Polina Edmunds, 15, competes in the women's short program competition at the U.S. Figure Skating Championships in Boston. (BRIAN SNYDER/REUTERS)

Light enough to appear she’s not beholden to gravity and strong enough to reel off eight triple jumps in a four-minute blast, 15-year-old Polina Edmunds has been dubbed an “iron butterfly” here at the U.S. Figure Skating Championships.

And with her powerful short program Thursday night, this butterfly wreaked havoc on the established order in American figure skating, forcing herself into the complex equation that will determine which three U.S. women will be chosen for the 2014 Sochi Olympic team.

Heading into these U.S. Championships, Ashley Wagner, 22, and Gracie Gold, 18, were regarded as certainties, leaving one spot up for grabs.

While figure-skating insiders were aware of Edmunds, last year’s U.S. junior champion, they regarded her with the hopeful, long-term eye of a gardener who plants bulbs in fall and awaits their blossoms in spring. The reed-like teen had flashed the potential to emerge as the future of U.S. figure skating, but that future seemed an Olympic cycle away. It was far more likely that the third spot for Sochi would go to 19-year-old Agnes Zawadzki or 2010 Olympians Mirai Nagasu and Rachael Flatt, who finished fourth and seventh in Vancouver.

In less than two minutes, Edmunds trashed that timetable.

The last skater to compete her short program, she vaulted ahead of Nagasu into second, relegating Wagner, the two-time defending U.S. Champion, to the same anguished spot she found herself in four years ago, on the outside looking in as younger rivals claimed the two Olympic spots in Vancouver.

Wagner has an opportunity to make up ground in her free skate. And she may not need the extra boost to punch her ticket to Sochi. But Edmunds has added an element of tension to the process, which ends Sunday when the Olympic team is named.

Edmunds has been on a fast-track timetable almost from birth. Schooled in figure skating by her Russian mother since age 2, she was enrolled in formal figure-skating lessons with David Glynn, a protégé of coaching legend Frank Carroll, at 4.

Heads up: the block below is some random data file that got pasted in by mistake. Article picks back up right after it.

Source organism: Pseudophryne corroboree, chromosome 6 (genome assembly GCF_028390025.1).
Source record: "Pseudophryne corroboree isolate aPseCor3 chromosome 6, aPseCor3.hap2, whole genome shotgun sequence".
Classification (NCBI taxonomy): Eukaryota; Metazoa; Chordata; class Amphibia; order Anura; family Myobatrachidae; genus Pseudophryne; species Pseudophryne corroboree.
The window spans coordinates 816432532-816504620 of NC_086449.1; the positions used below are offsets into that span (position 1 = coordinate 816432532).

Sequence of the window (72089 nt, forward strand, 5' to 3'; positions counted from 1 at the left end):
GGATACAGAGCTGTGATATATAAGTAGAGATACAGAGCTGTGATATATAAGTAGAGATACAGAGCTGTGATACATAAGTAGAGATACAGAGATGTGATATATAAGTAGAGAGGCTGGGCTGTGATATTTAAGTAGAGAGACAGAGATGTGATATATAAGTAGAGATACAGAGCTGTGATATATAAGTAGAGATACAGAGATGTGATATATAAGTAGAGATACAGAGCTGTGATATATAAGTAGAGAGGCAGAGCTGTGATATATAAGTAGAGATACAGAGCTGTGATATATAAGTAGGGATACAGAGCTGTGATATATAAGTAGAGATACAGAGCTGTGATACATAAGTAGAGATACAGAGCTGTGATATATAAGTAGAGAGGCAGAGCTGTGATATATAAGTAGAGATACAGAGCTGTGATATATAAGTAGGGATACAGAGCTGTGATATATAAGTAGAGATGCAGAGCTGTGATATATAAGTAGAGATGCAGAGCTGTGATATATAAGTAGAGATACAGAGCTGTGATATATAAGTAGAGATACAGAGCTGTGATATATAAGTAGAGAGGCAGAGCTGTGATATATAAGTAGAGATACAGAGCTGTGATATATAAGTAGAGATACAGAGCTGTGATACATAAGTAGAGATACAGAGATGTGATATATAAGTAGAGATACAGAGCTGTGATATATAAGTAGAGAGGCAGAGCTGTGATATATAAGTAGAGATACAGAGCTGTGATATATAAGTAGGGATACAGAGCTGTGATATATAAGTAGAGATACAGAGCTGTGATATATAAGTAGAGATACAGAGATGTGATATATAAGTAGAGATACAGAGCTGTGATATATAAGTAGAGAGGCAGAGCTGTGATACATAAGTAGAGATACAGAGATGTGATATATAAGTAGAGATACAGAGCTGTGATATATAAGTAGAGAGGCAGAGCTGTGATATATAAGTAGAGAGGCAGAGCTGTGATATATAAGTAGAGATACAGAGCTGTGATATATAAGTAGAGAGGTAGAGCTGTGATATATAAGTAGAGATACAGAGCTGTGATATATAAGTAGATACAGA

“Her mom, Nina, has been the driving force behind Polina’s success,” Glynn said. “She’s very knowledgeable and has worked very hard with her daughter. She has taught her to spin, how to move, taken her to dance classes, ballet, tap and jazz, and has been committed completely since Day One to get her daughter to where she is now.”

At 15, Edmunds has a full team behind her that includes three coaches, a choreographer and the venerable Carroll, who coached Evan Lysacek and Michelle Kwan to Olympic medals, as an occasional consultant.

With his skater suddenly a contender for a 2014 Olympic berth, Glynn, the technical coach who taught Edmunds her jumps, has also become her most vocal advocate.

“As far as technically, she really doesn’t need much more than what she has now; she does everything that the top girls in the world are doing,” said Glynn.

Asked about her mental strength, given that Edmunds’s only international competition has been in the junior ranks, Glynn said: “She is 2014’s version of Tara Lipinski as far as being tough.”

Lipinski, of course, was an Olympic champion at 15.

If any U.S. woman has earned a spot on the 2014 Olympic team, it is Wagner, the West Potomac High graduate and two-time U.S. champion who has finished atop the podium in her past six international events.

Her strong performances on the international stage have rehabilitated the global profile of U.S. figure skating, which had lapsed since the eras of Dorothy Hamill, Kristi Yamaguchi, Kwan, Lipinski, Sasha Cohen and Sarah Hughes. U.S. women were shut out of the medals at the 2010 Olympics for the first time since 1964.

The selection of the 2014 Olympic team isn’t based strictly on the outcome of the U.S. Championships this week, so there’s no guarantee that Edmunds would make the cut even if she wins gold, silver or bronze.

U.S. Figure Skating officials look through a broader lens in selecting the Olympic team, considering who has proven themselves on the international stage, who has developed a reputation among judges and who can stand up to pressure.

In Carroll’s view, this is only fitting.

“I have no problem with it,” Carroll said. “I think we should send our very best skaters. Polina was magnificent [Thursday], but who do you think are the best girls?”

In Saturday’s afternoon session, ice dancers Meryl Davis and Charlie White claimed a record sixth consecutive U.S. title after shattering their previous American record for a short program Friday. Their marks (200.19 points) underscored their status as gold-medal favorites in Sochi. Madison Chock and Evan Bates (181.44) took silver, and siblings Alex and Maia Shibutani (170.44) got bronze. The three couples are expected to be named to the Olympic team Sunday.

Boston area natives Marissa Castelli and Simon Shnapir won the pairs title (205.7), with Felicia Zhang and Nathan Bartholomay (201.72) claiming silver. The bronze went to Caydee Denney and John Coughlin (201.43). The U.S. will send just two pairs teams to Sochi.